Measurements of the wave, current and sea level dynamics of an exposed coastal site.
Presented at: International Biennial Conference on Physics of Estuaries and Coastal Seas, Margaret River, W.Australia.
Field studies were undertaken at a coastal location (Bass Strait) to investigate the interaction of waves and currents and to establish relationships between nearshore and offshore wave parameters, including friction in mixed wave/current environments. The area is characterised by moderate tidal currents (maximum spring flow of about 0.18 ms−1) and wave energy (H5 and T5 of about 2 m and 10 s respectively). Wave-recording electromagnetic current meters were deployed along a 13 km shore- normal transect at 3 sites of depth 20, 40 and 50 m. Six week deployments during winter and summer were made with current meters at up to four levels above the bed at each site. At the inshore site, suspended sediment monitors and a video camera were deployed on a frame lowered to the sea bed. The underwater video camera was used to specify the sediment threshold and the changing nature of the bedforms. In addition, to determine the bed roughness along the cross-shelf transect, the sea bed was observed using ship-borne video at 23 sites 400–800 m apart. Bed characteristics were also observed at an additional 103 sites in the surrounding regions. The fall velocity and grain size of the bed sediments from these sites were determined using settling tube analyses. The interaction of waves and currents and the frequency attenuation of the wave spectrum with distance below the surface is considered to be responsible for a belt of coarser sands and larger bedforms identified at 30–45 m depth. The sediments were finer and the bedform heights were smaller both shorewards and offshore of this region. A thermocline was common in summer and up to 4 °C temperature differences were observed between the bed and near the surface in 40 m depth. Using multiple regression, 68% of the temperature gradient could be explained by 3 variables; air temperature, wind stress and wave orbital amplitude. Near the bed, 98% of the temperature variation over the 6-week measurement period could be explained by temperatures at a site to the west plus the longshore, cross-shore and vertical temperature gradients. The vertical gradient was the most important. Wind-induced stirring eliminated the thermocline and caused the bottom layer temperature to rise sharply as upper level water mixed with the lower layer. The dynamics of the coastal environment and the changing magnitude with depth of the various current components is considered. Wave refraction diagrams and velocity profile measurements are used to examine the interaction of the waves and currents, including their joint effect on the development of bed roughness and nearbed shear stress during storms.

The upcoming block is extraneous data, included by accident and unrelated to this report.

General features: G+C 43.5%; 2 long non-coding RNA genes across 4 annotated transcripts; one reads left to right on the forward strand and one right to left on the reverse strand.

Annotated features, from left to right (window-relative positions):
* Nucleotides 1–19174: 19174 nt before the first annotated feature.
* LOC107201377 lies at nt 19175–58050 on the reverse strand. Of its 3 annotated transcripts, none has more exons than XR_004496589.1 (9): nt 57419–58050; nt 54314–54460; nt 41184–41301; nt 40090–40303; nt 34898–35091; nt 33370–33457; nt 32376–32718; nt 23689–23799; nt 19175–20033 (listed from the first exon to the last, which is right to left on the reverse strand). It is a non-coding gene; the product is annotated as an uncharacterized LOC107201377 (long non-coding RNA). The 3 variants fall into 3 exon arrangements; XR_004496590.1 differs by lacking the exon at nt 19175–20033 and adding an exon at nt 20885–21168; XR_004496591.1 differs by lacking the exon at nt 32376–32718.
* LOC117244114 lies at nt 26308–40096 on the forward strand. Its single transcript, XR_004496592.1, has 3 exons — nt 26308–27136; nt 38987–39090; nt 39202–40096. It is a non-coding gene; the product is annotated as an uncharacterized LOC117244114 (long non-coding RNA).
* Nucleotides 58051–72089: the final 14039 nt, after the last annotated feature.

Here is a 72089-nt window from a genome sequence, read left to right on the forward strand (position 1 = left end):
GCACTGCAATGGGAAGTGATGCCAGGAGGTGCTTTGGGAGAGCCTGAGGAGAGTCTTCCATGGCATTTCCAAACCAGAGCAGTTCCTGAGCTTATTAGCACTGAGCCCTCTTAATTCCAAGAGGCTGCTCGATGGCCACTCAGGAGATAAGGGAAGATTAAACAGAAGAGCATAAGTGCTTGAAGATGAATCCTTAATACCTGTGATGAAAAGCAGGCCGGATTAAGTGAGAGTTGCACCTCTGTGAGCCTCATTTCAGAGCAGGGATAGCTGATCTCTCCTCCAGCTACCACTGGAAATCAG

|Type:||Conference item (UNSPECIFIED)|
|Title:||Measurements of the wave, current and sea level dynamics of an exposed coastal site|
|Event:||International Biennial Conference on Physics of Estuaries and Coastal Seas|
|Location:||Margaret River, W.Australia|
|Dates:||08 December 1992 - 10 December 1992|
|Keywords:||waves, wave-current interaction|
|UCL classification:||UCL > School of BEAMS > Faculty of Engineering Science
UCL > School of BEAMS > Faculty of Engineering Science > Civil, Environmental and Geomatic Engineering
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